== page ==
The trillion-dollar coastal property bubble is ready to burst as global warming-driven sea level rise and storm surges threaten more and more property with flooding.
We are now seeing “a pricing signal from climate change” in the relatively depressed prices for the coastal property most at risk for flooding, as Harvard real-estate professor Jesse Keenan told the Wall Street Journal Friday.
Keenan is the lead author of a new study of Miami single-family homes that found the “rates of price appreciation in the lowest elevation” homes “have not kept up with the rates of appreciation of higher elevation” homes since about 2000 (see chart). That is, the homes along Miami’s coast most at risk from climate change are seeing their value drop over time compared to homes less at risk of flooding.
A second, broader study, “Disaster on the Horizon: The Price Effect of Sea Level Rise,” found that “Homes exposed to sea level” are being priced 7 percent lower than homes that are the same distance from the beach, but that are less exposed to flooding.
The study, which used Zillow data from around the country, concluded that the pricing gap between riskier homes and safer homes was being driven by the “more sophisticated investors.” For that group, the gap is about “11 percent and has increased over time, coinciding with the release of new scientific evidence on the extent and timing of ocean encroachment.”
The trillion-dollar coastal property bubble is ready to burst
The economic risks from rising seas are enormous — but the Trump administration’s policies all but guarantee a worst-case scenario plays out.
A 2014 Reuters analysis of this “slow-motion disaster” calculated there’s almost $1.25 trillion in coastal property whose value is being propped up by the National Flood Insurance Program’s below-market rates.
“The risk will rise as sea levels rise, and when that happens, you’d expect your property value to fall,” as Lloyd Dixon, the director of the RAND Center for Catastrophic Risk Management and Compensation, explained in October. “At some point, the property becomes worthless.”
Moreover, the latest science and politics are both ominous. On the one hand, the Trump administration’s policies — to abandon the Paris climate deal while working to gut both domestic climate action and coastal adaptation programs — make the worst-case climate scenarios more likely while undermining efforts by coastal communities to prepare for what’s coming.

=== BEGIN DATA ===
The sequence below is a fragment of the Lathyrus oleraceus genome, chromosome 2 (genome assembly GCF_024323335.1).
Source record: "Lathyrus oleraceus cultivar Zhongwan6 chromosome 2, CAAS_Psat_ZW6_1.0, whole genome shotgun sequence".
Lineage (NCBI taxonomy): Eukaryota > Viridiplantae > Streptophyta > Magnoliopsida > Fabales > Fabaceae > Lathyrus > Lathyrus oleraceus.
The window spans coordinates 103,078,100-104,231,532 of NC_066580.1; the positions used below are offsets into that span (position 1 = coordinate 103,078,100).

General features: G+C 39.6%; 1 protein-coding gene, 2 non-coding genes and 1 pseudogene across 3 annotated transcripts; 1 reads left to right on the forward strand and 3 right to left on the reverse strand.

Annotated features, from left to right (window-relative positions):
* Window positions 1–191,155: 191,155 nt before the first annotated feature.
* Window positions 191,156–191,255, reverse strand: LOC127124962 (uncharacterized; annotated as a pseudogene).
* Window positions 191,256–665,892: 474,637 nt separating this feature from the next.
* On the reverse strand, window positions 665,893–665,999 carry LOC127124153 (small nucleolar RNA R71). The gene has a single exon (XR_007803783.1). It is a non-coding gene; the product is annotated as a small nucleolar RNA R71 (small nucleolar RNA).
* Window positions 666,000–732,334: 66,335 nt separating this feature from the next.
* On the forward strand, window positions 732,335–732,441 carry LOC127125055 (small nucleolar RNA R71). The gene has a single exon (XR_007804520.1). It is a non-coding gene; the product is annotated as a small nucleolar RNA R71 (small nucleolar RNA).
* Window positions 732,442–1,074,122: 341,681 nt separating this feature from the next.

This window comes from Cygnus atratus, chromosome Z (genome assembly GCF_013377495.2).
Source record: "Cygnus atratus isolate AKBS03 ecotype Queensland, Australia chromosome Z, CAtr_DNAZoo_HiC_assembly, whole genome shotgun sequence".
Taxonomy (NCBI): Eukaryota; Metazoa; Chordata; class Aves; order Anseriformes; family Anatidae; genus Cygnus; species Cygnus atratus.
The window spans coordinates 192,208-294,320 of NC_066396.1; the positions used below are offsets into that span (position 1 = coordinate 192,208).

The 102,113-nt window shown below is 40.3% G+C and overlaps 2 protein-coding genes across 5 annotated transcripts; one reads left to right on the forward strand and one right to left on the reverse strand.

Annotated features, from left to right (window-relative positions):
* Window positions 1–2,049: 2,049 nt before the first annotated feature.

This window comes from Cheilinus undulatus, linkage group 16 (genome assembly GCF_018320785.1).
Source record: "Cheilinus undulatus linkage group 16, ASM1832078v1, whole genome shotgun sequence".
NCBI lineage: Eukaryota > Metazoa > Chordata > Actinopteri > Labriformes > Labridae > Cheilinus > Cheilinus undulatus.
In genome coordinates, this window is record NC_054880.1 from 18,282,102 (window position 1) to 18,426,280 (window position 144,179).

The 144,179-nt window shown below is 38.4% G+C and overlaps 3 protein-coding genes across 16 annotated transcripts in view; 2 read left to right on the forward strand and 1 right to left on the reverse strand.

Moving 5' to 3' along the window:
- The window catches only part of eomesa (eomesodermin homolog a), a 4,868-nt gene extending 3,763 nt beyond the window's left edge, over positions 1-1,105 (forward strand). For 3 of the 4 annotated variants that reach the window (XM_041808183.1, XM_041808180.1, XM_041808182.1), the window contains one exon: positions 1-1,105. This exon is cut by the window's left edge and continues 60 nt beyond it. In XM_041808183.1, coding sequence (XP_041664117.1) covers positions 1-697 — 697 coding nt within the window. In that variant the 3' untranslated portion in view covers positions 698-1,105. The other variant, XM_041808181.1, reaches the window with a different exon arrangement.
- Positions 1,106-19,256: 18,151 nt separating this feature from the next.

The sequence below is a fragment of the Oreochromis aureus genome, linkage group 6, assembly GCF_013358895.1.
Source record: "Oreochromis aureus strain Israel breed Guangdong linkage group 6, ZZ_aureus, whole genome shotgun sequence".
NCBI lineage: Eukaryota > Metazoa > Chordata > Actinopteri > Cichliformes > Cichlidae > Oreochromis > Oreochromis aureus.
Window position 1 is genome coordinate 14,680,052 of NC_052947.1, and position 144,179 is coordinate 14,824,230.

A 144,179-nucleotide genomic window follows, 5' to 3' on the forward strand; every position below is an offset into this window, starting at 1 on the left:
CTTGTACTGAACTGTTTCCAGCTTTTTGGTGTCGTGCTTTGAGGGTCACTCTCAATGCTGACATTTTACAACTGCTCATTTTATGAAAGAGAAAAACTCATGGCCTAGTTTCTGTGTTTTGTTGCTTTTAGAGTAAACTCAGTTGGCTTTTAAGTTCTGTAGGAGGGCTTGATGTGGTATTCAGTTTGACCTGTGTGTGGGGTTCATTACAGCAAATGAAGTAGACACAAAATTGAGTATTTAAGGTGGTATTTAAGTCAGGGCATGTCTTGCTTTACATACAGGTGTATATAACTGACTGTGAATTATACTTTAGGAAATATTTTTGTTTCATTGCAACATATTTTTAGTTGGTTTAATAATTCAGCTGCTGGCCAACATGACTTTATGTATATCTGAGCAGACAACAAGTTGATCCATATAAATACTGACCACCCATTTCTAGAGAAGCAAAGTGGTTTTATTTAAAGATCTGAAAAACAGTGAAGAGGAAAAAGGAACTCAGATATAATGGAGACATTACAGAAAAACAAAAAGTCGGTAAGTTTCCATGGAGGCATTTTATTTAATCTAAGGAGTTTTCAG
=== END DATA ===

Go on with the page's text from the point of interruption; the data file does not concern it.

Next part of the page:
On the other hand, the latest science makes clear such policies will destroy every last bit of U.S. (and global) coastal property in the coming decades. That science was recently reviewed by scientists from 13 federal agencies in November’s National Climate Assessment (NCA), which the Trump administration reviewed and cleared before releasing.
The NCA examined scenarios where the Paris climate agreement fails and found seas could rise 1.4 to 1.8 feet by 2050, which is in the time frame of 30-year mortgages that banks will soon be considering. When banks stop providing those mortgages, property values will plummet.
Remember, the storm surge from future Harveys and Sandys will be on top of whatever sea level rise we see, which is why studies find that, in high emissions scenarios, Hurricane Sandy-type storm surges could occur every year or two by mid-century.
Sean Becketti, the chief economist for mortgage giant Freddie Mac, warned in 2016 that the coastal property bubble will burst sooner than expected: “Some residents will cash out early and suffer minimal losses. Others will not be so lucky.”
As Bloomberg put it last April, “Demand and financing could collapse before the sea consumes a single house.” The studies discussed above make clear that process may already be starting.
Given that the coastal property bubble must burst sometime in the not-too-distant future — and that the early sellers of overpriced coastal property will do a lot better than the later ones — the initial deflation we’re now seeing may well hasten the inevitable sell-off.
Here’s the ultimate question for owners of coastal property, and the financial institutions that back them: Who will be part of the smart money that gets out early – and who will be with the other kind of money?